judgment, the Court construes all facts and draws all
reasonable inferences in favor of the non-movant.
Anderson, 477 U.S. at 255. However, “if the
non-movant does not come forward with evidence that would
reasonably permit the finder of fact to find in [his] favor
on a material question, then the court must enter
summary judgment against [him].” Waldrigdge v.
American Hoecsht Corp., 24 F.3d 918, 920 (7th Cir.
August 8, 2014, Ewing underwent surgery to repair a triple
jaw fracture at Cook County Hospital. On August 9, he was
released into Stateville Correctional Center's
(“Stateville”) custody in Joliet, Illinois, where
he was an inmate for all times relevant to this lawsuit.
Shortly upon returning to Stateville, Ewing states that his
gums were bleeding, he had difficulty chewing the food he was
being served, and he complained of intense jaw pain. Despite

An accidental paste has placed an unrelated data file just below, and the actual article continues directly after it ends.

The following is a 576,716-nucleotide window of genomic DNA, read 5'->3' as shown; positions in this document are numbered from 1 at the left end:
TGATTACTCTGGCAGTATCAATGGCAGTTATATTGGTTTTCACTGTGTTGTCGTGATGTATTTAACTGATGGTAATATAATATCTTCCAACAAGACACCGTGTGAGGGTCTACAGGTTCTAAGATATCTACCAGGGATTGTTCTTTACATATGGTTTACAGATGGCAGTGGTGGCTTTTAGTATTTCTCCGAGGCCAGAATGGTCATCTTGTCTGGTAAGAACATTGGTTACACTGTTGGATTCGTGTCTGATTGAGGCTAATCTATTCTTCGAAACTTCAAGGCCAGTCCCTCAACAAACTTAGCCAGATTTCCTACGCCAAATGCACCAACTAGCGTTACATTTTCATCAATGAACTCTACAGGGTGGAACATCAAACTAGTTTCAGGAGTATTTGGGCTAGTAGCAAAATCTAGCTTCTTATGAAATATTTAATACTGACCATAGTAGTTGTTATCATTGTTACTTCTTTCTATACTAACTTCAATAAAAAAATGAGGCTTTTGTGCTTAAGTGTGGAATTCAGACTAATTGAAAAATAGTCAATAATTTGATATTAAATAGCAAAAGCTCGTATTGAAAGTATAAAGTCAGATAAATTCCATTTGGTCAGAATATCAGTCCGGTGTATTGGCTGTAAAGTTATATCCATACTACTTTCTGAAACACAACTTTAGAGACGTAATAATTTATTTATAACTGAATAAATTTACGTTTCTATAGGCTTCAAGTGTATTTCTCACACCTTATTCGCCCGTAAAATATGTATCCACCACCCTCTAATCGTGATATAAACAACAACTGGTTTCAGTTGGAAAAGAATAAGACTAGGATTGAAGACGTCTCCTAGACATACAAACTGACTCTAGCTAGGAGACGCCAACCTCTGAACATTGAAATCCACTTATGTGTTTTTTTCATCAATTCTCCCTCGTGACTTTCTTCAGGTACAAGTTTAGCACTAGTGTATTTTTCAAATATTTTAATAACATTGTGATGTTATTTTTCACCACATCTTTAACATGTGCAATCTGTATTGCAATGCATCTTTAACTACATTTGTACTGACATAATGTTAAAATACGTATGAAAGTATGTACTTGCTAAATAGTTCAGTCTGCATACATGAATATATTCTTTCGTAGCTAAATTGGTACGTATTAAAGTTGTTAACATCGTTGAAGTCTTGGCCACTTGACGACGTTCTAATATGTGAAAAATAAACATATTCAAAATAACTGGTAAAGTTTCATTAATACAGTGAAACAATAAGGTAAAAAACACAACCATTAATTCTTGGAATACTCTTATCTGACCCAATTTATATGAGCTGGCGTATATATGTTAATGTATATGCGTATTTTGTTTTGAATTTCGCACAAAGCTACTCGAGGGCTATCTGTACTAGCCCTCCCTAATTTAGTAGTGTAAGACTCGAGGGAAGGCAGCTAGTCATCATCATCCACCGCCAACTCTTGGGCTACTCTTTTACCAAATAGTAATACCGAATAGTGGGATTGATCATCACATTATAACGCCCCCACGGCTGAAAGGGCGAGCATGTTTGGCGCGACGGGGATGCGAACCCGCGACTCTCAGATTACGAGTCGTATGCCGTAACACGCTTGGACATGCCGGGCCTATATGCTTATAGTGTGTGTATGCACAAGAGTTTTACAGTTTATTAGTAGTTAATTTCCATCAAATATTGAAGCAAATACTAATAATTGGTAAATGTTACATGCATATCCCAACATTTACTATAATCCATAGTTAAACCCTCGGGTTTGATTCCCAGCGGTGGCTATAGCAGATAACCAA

receiving written instructions to return to Cook County
Hospital on August 19, 2014 for a follow-up appointment,
Ewing did not again return to the hospital until October 7,
August 9 and October 1, Ewing was instead examined at various
times by four of the defendants at Stateville: Dr. Davida, a
then-licensed physician at Stateville; Dr. Aguinaldo, a
licensed physician at Stateville; Schwarz, P.A., a
physician's assistant employed by Wexford at Stateville;
and Kashirsky, R.N., a registered nurse employed by Wexford
at Stateville. During this period, Ewing claims that Davida,
Aguinaldo, Schwarz, and Kashirsky were all made aware of
Ewing's jaw pain, recent surgery, and need for a
follow-up exam at Cook County Hospital. Ewing claims that
they each indicated that a soft diet was medically necessary,